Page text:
First Aid for Lawn Darts

Bernadette Kilcer knows a thing or two about “Oh $h!t” moments. Here, she shares some tips for accident preparation and post-fall damage control.

Top photo: From Wylie’s private collection

From Bernadette:

Contrary to what any teenager (or 20-something male) will tell you, we as humans are fragile creatures.  Bones break, muscles tear, and heads bleed.  We spend so much time focusing on our beloved four-legged animals, that many times should be bubble wrapped for safety, that we forget about ourselves.  I’m very lucky that my dad is a physician’s assistant.  Inevitably he gets a phone call that usually starts off with, “Daddy do I HAVE to go to the doctor?”  Here are some good rules of thumb he has given me over the years:

1. Have a human first aid kit.  While, yes, most of the horse first aid stuff (like vet wrap) comes in handy for humans, make sure that you have a human first aid kit, too. Already have one?  When was the last time you checked the expiration date on the medications in it?  Those aren’t “recommendations”–if they are expired, throw them out (or if they are pills take them to your local pharmacy for disposal).  NEVER throw medications down the drain.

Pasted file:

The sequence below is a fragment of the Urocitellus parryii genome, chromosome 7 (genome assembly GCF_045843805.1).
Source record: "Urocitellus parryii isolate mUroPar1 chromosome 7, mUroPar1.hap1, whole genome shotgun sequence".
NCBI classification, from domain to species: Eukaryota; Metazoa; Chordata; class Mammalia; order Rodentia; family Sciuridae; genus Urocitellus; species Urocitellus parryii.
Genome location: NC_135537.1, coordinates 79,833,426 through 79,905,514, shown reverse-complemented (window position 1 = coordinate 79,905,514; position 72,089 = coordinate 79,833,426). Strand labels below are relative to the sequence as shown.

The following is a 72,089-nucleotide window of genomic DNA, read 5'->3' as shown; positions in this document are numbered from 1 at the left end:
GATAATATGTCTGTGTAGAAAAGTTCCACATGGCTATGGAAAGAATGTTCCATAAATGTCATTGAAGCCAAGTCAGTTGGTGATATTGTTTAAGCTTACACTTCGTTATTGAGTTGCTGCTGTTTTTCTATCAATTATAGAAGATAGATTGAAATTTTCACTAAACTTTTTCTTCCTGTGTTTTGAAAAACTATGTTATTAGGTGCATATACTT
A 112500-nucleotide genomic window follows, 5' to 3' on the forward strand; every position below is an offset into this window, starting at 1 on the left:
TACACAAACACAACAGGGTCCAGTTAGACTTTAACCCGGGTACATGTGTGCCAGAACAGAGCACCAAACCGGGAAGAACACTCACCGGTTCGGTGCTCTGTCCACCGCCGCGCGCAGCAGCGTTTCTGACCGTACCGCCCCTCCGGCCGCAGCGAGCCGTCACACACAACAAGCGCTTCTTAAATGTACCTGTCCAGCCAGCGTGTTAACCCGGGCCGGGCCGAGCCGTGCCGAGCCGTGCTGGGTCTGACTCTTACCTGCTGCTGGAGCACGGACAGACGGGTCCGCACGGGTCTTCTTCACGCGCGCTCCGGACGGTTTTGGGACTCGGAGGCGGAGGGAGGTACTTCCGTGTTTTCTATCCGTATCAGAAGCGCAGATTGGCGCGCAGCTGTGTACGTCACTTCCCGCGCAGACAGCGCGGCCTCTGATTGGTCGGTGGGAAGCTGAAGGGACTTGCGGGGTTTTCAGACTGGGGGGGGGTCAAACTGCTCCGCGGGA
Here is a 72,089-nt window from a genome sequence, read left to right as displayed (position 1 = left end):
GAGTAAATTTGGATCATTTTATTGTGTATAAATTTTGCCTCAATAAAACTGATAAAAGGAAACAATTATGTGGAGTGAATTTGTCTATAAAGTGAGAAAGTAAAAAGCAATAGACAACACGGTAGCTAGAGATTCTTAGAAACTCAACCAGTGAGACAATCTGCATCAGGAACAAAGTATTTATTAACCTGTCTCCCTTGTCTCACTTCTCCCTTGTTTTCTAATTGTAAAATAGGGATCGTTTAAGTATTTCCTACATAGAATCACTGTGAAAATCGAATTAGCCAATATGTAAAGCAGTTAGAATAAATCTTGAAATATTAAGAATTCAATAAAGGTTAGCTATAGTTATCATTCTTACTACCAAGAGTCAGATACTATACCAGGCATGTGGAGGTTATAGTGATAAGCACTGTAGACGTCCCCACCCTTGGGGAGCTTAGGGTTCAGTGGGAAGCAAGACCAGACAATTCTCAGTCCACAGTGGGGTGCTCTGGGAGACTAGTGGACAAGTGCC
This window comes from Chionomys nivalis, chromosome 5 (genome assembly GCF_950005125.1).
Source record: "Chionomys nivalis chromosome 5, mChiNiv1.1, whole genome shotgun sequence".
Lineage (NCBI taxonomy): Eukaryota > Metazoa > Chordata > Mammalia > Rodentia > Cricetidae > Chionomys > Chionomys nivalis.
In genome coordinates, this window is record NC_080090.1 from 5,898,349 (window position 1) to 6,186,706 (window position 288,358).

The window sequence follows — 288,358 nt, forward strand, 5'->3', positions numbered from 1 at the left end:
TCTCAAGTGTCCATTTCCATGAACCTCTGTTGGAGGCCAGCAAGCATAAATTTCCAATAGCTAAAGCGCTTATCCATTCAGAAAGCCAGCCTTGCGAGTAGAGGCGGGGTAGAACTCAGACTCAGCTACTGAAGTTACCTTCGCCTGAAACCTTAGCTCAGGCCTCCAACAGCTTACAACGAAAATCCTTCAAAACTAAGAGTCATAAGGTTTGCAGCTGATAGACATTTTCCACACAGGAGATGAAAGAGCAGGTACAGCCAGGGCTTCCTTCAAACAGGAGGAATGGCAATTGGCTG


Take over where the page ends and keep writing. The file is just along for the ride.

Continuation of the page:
At a minimum your first aid kit should have: pain reliever (Tylenol, Advil, etc), band-aids of various sizes, a snap ice pack, ace bandages, popsicle sticks (they make great splints for fingers), flexible tape, and triple antibiotic ointment.

2. Concussions should always be looked at.  Helmets are great protectors but your brain is more delicate than an egg and they don’t like to be scrambled.  After each fall your helmet should be replaced.  (Some manufacturers offer trade-in discounts, check with yours if they offer this.) Here’s a great YouTube video with information about concussions.

3. Sprains and strains need ice, elevation, and pain relievers.  If the pain and/or swelling worsens after 48 hours it’s time to be seen by a doc.

4. Make sure you are up to date on your shots.  That way a little scratch doesn’t turn into something worse.

5. Most importantly, no competition is worth permanently injuring yourself.  Popping, snapping, head bleeds, and fingers dangling in “funny” directions are NOT normal.  Riding through the pain may make you look brave but at the end of the day is it worth potentially never being able to ride again?

Leave a Comment


Leave a Comment

Your email address will not be published. Required fields are marked *